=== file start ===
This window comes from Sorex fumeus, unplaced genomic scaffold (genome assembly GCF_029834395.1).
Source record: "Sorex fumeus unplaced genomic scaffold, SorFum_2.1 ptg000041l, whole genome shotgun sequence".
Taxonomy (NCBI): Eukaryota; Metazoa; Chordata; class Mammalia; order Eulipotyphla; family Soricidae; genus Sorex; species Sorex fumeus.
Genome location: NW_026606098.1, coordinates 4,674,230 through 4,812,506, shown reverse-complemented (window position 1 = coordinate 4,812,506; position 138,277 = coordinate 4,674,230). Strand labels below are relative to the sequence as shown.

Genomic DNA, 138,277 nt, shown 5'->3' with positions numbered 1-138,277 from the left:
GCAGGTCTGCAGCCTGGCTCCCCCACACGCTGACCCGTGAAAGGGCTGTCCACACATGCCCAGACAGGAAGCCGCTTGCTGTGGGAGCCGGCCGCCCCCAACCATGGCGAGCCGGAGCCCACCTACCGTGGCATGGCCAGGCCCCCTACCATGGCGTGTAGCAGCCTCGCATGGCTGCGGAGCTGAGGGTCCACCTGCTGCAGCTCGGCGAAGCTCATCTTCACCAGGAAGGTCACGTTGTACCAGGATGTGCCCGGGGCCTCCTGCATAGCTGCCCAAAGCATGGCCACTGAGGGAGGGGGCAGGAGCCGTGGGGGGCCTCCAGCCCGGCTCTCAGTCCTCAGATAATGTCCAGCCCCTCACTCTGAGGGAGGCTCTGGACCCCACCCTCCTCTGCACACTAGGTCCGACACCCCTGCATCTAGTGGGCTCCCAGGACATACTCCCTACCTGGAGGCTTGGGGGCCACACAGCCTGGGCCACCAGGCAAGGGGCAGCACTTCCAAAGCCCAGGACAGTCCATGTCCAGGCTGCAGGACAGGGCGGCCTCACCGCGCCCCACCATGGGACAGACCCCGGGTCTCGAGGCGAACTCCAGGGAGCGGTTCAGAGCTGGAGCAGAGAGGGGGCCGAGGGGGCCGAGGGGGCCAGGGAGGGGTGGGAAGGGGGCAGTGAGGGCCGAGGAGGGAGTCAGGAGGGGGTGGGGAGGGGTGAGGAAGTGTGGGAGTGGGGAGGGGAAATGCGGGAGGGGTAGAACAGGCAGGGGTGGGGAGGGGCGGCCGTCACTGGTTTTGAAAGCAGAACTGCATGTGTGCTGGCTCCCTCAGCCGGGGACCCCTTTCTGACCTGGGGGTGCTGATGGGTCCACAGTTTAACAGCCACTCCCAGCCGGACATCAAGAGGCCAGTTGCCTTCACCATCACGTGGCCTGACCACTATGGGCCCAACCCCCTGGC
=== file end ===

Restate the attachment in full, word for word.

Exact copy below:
This window comes from Sorex fumeus, unplaced genomic scaffold (genome assembly GCF_029834395.1).
Source record: "Sorex fumeus unplaced genomic scaffold, SorFum_2.1 ptg000041l, whole genome shotgun sequence".
Taxonomy (NCBI): Eukaryota; Metazoa; Chordata; class Mammalia; order Eulipotyphla; family Soricidae; genus Sorex; species Sorex fumeus.
Genome location: NW_026606098.1, coordinates 4,674,230 through 4,812,506, shown reverse-complemented (window position 1 = coordinate 4,812,506; position 138,277 = coordinate 4,674,230). Strand labels below are relative to the sequence as shown.

Genomic DNA, 138,277 nt, shown 5'->3' with positions numbered 1-138,277 from the left:
GCAGGTCTGCAGCCTGGCTCCCCCACACGCTGACCCGTGAAAGGGCTGTCCACACATGCCCAGACAGGAAGCCGCTTGCTGTGGGAGCCGGCCGCCCCCAACCATGGCGAGCCGGAGCCCACCTACCGTGGCATGGCCAGGCCCCCTACCATGGCGTGTAGCAGCCTCGCATGGCTGCGGAGCTGAGGGTCCACCTGCTGCAGCTCGGCGAAGCTCATCTTCACCAGGAAGGTCACGTTGTACCAGGATGTGCCCGGGGCCTCCTGCATAGCTGCCCAAAGCATGGCCACTGAGGGAGGGGGCAGGAGCCGTGGGGGGCCTCCAGCCCGGCTCTCAGTCCTCAGATAATGTCCAGCCCCTCACTCTGAGGGAGGCTCTGGACCCCACCCTCCTCTGCACACTAGGTCCGACACCCCTGCATCTAGTGGGCTCCCAGGACATACTCCCTACCTGGAGGCTTGGGGGCCACACAGCCTGGGCCACCAGGCAAGGGGCAGCACTTCCAAAGCCCAGGACAGTCCATGTCCAGGCTGCAGGACAGGGCGGCCTCACCGCGCCCCACCATGGGACAGACCCCGGGTCTCGAGGCGAACTCCAGGGAGCGGTTCAGAGCTGGAGCAGAGAGGGGGCCGAGGGGGCCGAGGGGGCCAGGGAGGGGTGGGAAGGGGGCAGTGAGGGCCGAGGAGGGAGTCAGGAGGGGGTGGGGAGGGGTGAGGAAGTGTGGGAGTGGGGAGGGGAAATGCGGGAGGGGTAGAACAGGCAGGGGTGGGGAGGGGCGGCCGTCACTGGTTTTGAAAGCAGAACTGCATGTGTGCTGGCTCCCTCAGCCGGGGACCCCTTTCTGACCTGGGGGTGCTGATGGGTCCACAGTTTAACAGCCACTCCCAGCCGGACATCAAGAGGCCAGTTGCCTTCACCATCACGTGGCCTGACCACTATGGGCCCAACCCCCTGGC